Where tourism is important. And is seen to be

By | Category: Travel rumblings
Sydney Opera House

One of NSW’s biggest tourism attractions – Sydney Opera House…

The Australian state of NSW has a premier who is head of the state government and a string of cabinet ministers like any Westminster modelled government has. But in this case the deputy premier is the Minister for Tourism as well.

How many countries or provincial governments can you think off where the second most important figure is the tourism minister? We are all tourists in one sense or the other, yet rarely does a government take notice of us until a calamity or an election occurs. At a meeting in Liverpool last month, Loyd Grossman, who is not only a purveyor of sauces in supermarkets which bear his name but is also Chairman on the Heritage Alliance, said “central government doesn’t get tourism at all. They seem to be unable to realise that it is our fourth-largest export earner; that it is a real business and that it is a significant form of economic enterprise.  Governments might say something like this from time-to-time but prolonged follow-up is conspicuously hushed. Tourism is in the smallest and one of the least influential government departments of all the ministries. Where are the links between education and big business and economic enterprise?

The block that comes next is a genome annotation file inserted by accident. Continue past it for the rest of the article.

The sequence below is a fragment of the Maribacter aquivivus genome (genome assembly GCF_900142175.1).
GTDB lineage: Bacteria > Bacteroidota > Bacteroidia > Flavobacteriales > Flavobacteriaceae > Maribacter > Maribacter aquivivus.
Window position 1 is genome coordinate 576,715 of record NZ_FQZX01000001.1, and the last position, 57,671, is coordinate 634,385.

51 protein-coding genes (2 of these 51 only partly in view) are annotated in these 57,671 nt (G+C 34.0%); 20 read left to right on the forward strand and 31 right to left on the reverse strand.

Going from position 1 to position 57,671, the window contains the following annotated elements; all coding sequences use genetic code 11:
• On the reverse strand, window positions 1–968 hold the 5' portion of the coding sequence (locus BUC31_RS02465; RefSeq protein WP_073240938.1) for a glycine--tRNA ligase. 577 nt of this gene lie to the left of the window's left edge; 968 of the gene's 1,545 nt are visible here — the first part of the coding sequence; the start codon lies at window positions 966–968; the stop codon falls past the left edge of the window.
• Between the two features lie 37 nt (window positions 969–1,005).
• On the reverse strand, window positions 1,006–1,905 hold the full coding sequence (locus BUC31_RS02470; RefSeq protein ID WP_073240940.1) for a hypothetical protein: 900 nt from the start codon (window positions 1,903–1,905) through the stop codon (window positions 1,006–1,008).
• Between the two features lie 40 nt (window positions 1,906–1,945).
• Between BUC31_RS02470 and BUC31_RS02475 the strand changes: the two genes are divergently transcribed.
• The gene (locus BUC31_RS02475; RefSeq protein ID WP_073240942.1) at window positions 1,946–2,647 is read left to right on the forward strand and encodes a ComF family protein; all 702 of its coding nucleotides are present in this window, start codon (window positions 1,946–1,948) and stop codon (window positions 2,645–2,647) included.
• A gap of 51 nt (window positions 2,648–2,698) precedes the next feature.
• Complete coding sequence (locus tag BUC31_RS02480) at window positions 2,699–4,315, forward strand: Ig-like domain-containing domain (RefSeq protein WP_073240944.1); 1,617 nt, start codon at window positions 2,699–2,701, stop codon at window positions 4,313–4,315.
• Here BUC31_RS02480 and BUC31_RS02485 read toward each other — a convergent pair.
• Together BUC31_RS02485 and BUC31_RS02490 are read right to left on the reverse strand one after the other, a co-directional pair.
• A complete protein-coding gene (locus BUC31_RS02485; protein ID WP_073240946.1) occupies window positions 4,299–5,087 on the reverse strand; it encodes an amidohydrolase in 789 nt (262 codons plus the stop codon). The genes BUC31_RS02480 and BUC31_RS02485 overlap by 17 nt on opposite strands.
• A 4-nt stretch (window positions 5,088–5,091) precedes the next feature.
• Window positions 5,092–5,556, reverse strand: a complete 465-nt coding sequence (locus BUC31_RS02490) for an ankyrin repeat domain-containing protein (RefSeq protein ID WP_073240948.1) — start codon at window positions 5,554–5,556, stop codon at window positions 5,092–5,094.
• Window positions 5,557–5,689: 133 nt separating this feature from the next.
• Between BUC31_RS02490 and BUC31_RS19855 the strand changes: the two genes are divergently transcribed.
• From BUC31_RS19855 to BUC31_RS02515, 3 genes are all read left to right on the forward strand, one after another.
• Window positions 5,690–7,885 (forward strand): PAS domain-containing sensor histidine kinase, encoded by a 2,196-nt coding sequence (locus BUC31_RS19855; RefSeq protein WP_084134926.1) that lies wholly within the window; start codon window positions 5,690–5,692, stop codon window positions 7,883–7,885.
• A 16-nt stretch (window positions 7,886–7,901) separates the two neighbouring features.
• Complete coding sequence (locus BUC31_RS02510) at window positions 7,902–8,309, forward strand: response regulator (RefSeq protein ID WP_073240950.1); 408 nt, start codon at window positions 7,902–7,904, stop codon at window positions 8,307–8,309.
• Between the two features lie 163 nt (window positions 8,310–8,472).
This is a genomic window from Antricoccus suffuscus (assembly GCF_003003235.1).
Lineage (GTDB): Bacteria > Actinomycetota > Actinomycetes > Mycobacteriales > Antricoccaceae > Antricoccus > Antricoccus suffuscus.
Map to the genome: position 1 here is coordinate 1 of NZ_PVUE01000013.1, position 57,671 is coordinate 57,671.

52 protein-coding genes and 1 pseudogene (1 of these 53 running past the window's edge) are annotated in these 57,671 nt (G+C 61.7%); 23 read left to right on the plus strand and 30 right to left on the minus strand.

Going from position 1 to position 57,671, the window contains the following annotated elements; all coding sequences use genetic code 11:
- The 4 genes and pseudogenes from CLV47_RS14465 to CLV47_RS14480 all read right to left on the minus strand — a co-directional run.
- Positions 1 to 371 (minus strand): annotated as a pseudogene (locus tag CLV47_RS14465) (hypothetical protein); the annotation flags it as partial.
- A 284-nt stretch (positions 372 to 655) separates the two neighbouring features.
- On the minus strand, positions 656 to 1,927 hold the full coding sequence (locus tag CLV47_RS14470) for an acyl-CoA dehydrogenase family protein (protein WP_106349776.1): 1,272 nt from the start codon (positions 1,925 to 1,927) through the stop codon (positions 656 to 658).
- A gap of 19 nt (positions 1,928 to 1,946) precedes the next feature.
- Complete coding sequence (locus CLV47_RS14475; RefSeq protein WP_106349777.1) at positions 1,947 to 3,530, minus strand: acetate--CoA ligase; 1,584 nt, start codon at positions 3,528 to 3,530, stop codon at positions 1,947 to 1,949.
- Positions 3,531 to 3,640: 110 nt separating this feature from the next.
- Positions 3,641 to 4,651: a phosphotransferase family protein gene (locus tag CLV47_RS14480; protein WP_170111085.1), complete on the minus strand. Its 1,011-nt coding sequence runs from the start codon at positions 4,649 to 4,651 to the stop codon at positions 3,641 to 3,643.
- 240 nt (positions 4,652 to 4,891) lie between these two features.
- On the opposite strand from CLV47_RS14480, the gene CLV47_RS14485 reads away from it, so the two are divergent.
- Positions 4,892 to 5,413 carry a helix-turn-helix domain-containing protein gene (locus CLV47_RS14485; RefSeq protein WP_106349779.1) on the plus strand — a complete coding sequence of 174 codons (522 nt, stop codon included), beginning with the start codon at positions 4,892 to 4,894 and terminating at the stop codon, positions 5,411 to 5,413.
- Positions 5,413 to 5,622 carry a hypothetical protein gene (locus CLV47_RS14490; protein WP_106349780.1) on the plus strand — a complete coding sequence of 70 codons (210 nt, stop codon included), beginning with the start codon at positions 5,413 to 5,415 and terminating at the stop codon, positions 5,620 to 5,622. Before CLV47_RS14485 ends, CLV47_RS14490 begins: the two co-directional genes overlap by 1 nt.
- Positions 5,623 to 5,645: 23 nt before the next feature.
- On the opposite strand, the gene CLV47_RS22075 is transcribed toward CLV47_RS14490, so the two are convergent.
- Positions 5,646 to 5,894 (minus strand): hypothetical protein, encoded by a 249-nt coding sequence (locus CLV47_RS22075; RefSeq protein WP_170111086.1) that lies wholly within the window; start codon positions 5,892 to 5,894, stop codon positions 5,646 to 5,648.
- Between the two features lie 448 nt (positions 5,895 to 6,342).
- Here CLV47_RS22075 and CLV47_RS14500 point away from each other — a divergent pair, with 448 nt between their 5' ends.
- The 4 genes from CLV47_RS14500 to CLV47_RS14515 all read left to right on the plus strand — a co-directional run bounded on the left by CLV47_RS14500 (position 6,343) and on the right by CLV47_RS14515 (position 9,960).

Despite being of interest to every voter and cutting across how we travel be it by road, air or sea; where we go to and what we see when we get there, there is no co-ordination.  Ministers of transport, the environment, culture, all cut across tourism yet where do we have a tourism minister? In the Department of Culture which is a slophouse of anything that doesn’t fit elsewhere. And the minister – Helen Grant – is a lowly parliamentary under-secretary who knows more about sport (her other role) than tourism and whose secretary of state (Sajid Javid) is a businessman who seems to have no background or great interest in tourism.

The “life” of the last six tourism ministers in the UK has spanned just seven years. How can any of them be expected to master a brief yet alone work at it? Power is in the hands of the civil servants and the various tourism authorities because they hang around long enough to do things. So what they say goes not what politicians might want. Is that a good thing? Given how they interfere in other areas, maybe I should be thankful and stop moaning.

Sydney Harbour Bridge

…and another, the harbour bridge.

But at least if a tourism minister was deputy prime minister it might cause more attention to be paid to this kick-stool of politics. I’d be prepared to bet that tourism will never achieve that NSW status in Westminster, Dublin, Cardiff, Belfast or Edinburgh in my lifetime!

So hats off to the New South Wales which has at least given tourism a significant status that befits the impact and effect it has on all of us.

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